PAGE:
The Center for Economic and Policy Research's John Schmitt and Janelle Jones wanted to know what went wrong.
In their study Where Have All The Good Jobs Gone? (via Matt Yglesias), they blame falling unionization rates, deregulation, trade policy, immigration and an obsession with inflation at the expense of job creation.
Whether you agree or disagree with that conclusion, the following 9 charts show a clear decline in "good" jobs began right around 1980, and that rather than clotheslining an apparently perpetual boom, the 2008 financial crisis caused us to return to a mean.
Using the current distribution of workers by age and education in 2010 and substituting the corresponding rate of good jobs held by each group in 1979, they show that if not for those harmful factors, the country's "good" jobs rate would today be at 34.2 percent, not the 24.6 percent at which it currently stands.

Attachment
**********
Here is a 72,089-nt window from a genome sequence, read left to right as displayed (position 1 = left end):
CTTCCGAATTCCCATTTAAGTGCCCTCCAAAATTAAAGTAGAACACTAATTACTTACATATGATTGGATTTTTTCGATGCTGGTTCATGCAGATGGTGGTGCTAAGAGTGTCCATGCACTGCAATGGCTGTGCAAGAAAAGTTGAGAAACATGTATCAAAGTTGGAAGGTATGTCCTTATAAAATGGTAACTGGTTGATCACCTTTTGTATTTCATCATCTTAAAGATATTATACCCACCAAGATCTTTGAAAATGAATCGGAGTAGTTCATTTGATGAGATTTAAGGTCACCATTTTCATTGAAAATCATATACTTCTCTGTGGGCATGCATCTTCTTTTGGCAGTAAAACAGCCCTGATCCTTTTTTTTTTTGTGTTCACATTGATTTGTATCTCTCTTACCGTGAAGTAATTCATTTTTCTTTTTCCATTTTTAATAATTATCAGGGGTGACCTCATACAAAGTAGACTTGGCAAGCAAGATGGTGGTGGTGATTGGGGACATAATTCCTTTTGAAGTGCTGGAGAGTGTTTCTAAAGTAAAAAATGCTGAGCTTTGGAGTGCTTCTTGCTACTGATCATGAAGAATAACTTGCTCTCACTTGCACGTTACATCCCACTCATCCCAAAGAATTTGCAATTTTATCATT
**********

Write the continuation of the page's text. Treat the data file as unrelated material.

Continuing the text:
First, the workforce snapshot. Education levels have gone way up
Well, so has the average worker's age
But looking at the past 30 years, it's basically gotten us nowhere